Jimi Hendrix has long been lumped together with other popular musicians such as Jim Morrison and Janis Joplin who died at the young age of 27. Members of the 27 Club are often associated with dangerous lifestyles and abuse of drugs and alcohol. Although we mourn their tragic deaths, there is a stigma surrounding these famous people.
Philip Norman, author of the new book, “Wild Thing: The Short Spellbinding Life Of Jimi Hendrix” challenges the notion that Hendrix caused his own death through substance abuse.“He was 27 and a rock star, so it was just assumed that he drunk and drugged himself to death, like the other members of the 27 Club have done,” Norman stated. The truth is a little more complicated.
Vulnerability And Exhaustion
The Rolling Stone reported that Hendrix passed away in 1970 after taking nine sleeping pills and choking on his own vomit. A “suicide note” was also mentioned, which turned out to be a poem several pages long. Rather than wanting to harm himself, it seemed that Hendrix just desperately needed some rest. “He was so exhausted after working so hard in the previous four years, achieving incredible fame in Britain, then the rest of Europe, and finally back in America where he originally couldn’t succeed due to segregation,” Norman continued.
Hendrix worked himself ragged and no one was making sure he was healthy. After returning from another exhausting tour, Norman explained that he “fell into the clutches of a young German woman named Monika Dannemann.” He alleged that this woman and Hendrix had a casual sexual relationship. This led Hendrix to the Samarkand Hotel in London where Danneman was staying.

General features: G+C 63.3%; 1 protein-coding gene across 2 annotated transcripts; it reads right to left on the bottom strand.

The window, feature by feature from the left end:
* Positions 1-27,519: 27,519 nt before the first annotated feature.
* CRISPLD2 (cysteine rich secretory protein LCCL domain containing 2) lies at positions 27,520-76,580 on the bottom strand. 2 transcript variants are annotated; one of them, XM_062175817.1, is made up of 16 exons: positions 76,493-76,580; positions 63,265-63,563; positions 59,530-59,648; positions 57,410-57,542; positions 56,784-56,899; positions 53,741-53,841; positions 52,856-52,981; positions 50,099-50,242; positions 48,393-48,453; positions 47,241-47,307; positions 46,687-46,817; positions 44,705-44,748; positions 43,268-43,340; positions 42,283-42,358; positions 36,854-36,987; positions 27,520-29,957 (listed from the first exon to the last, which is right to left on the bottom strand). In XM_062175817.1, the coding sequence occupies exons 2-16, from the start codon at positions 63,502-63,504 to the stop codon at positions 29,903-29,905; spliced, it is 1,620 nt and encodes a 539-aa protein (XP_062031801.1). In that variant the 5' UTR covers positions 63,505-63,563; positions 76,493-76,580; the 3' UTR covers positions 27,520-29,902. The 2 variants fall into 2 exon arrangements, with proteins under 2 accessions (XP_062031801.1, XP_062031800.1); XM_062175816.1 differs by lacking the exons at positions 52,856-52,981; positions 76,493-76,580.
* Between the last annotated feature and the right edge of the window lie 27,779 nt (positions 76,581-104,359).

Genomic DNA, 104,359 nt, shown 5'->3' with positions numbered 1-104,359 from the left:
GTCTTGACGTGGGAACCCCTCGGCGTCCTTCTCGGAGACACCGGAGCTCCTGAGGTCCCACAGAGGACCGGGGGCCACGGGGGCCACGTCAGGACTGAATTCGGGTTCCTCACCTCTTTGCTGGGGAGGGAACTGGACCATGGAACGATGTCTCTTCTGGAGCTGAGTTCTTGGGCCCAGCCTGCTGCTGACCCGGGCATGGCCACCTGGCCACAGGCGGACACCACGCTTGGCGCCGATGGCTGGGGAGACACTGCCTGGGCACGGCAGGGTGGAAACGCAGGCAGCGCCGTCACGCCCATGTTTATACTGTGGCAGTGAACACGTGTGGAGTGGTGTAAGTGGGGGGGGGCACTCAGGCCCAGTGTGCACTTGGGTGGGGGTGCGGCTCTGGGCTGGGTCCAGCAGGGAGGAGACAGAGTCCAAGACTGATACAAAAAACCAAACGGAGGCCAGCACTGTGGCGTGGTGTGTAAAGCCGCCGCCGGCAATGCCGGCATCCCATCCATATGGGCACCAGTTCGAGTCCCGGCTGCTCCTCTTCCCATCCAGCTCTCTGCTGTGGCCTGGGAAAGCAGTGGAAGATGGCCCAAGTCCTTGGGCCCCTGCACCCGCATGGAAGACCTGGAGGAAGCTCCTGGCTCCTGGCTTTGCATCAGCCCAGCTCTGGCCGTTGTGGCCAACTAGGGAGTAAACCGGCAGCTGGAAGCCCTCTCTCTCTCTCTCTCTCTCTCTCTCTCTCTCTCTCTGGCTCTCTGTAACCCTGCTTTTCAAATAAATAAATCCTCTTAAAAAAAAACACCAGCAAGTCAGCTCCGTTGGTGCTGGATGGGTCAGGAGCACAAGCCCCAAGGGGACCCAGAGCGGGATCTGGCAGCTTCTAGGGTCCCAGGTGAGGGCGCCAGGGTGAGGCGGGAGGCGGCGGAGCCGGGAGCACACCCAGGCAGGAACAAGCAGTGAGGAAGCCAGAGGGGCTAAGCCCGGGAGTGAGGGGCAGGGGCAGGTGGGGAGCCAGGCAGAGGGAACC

Hendrix Death At The Samarkand Hotel
Norman discussed in his book that Danneman claimed Hendrix asked her for something to help him sleep. “She gave him a very powerful sleeping tablet called Vesperax. Each tablet was really a double dose that had to be broken in half,” he stated. The next morning she claimed to have found a ten-tablet pack of Vesperax that seemingly had nine pills removed. However, Danneman was reluctant to call an ambulance because there were drugs in the hotel room.
Danneman was on the phone with a mutual friend, Alvinia Bridges, trying to get Hendrix’s doctor’s phone number. Then Hendrix started to vomit and choke. “I screamed and said, ‘Turn him over, turn him over,” Bridges recalled to the U.K.’s Daily Mail. “But obviously she was panicking and she didn’t turn him over.” By the time Hendrix was taken to a hospital, it was already far too late. In his book, Norman hammers home Hendrix’s vulnerability and the crushing fatigue of his music career. Most importantly he stated that Hendrix’s tragic death was, “A totally avoidable accident.”
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